Does it really matter if there is a secret resistance to Trump from within his party or even his cabinet? In September 2018, a person claiming to work for Trump wrote an anonymous op-ed in The New York Times saying that she or he was “part of the resistance” and had “vowed to thwart parts of his agenda and his worst inclinations.” Now, more than a year later, that same person is apparently publishing a tell-all book called “A Warning,” as a follow-up to the op-ed. But why continue to remain unnamed? Although anonymous resistance is better than no resistance, if Trump’s horrendous damage to the country over the past year is what has survived the internal thwarting of his agenda by so-called resisters, then their efforts have been in vain.

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Several people have asserted that if an impeachment trial were held in the Senate in secret, a large percentage of Republicans would vote to remove the president. Flake estimated that 35 would do so, while an unnamed Republican politician told Fox News’ Chris Wallace that there was a 20% chance of the GOP voting to end Trump’s presidency. But Republicans ought to have the courage to voice their opposition in public. Trump thrives on an impression of compliance and loyalty. He may suspect that Republicans are secretly turning against him, but if that resistance to him remains secret, it matters little. All he cares about is the perception of obedience and the view that he is winning no matter what e does.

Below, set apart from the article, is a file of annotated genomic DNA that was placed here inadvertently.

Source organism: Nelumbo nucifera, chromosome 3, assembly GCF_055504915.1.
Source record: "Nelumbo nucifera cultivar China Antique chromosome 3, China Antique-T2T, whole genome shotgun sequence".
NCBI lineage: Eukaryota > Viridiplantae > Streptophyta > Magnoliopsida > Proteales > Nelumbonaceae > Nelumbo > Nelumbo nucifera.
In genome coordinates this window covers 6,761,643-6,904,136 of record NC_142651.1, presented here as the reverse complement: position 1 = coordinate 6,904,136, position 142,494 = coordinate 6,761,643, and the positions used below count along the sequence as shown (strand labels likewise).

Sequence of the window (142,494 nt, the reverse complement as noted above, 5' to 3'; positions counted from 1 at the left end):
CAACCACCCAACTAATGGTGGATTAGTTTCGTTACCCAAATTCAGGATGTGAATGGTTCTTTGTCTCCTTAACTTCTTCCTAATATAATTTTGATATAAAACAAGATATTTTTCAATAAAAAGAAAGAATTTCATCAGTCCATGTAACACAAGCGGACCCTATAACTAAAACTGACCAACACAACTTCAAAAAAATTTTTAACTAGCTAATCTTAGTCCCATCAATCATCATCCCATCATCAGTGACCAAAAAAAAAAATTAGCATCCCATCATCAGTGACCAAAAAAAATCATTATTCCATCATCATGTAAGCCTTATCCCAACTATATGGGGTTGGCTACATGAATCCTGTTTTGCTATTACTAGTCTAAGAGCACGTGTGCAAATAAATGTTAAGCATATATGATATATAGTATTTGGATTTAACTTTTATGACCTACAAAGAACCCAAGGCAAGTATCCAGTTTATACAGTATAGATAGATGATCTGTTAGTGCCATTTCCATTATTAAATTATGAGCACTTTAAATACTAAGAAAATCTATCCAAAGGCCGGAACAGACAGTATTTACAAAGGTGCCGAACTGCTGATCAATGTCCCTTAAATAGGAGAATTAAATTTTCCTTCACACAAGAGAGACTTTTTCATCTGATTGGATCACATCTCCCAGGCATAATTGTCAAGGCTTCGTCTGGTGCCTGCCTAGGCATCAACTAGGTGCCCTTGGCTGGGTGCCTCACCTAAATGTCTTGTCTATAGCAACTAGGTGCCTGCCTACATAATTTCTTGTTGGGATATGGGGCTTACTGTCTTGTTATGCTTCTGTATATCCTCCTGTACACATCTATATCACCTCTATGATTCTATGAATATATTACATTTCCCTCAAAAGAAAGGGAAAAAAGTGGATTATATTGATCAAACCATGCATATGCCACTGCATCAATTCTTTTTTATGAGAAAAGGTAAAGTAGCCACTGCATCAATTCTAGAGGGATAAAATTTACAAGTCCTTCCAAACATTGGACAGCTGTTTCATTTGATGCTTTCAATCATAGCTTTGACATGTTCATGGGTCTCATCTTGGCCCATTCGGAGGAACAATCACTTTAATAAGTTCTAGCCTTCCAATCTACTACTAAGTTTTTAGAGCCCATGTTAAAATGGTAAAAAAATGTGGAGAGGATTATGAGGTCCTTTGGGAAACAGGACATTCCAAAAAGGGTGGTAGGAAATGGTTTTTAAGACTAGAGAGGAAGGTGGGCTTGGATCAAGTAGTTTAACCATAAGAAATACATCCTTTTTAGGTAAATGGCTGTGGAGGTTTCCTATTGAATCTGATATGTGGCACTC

One group, Republicans for the Rule of Law, has been working hard to expose Trump and encourage the GOP to take him on. They have operated openly without hiding who they are and are now calling on Romney to “pry the Republican Party from President Trump’s hands.” While their efforts are admirable, it remains to be seen if Republicans who are disgusted with Trump will take its advice.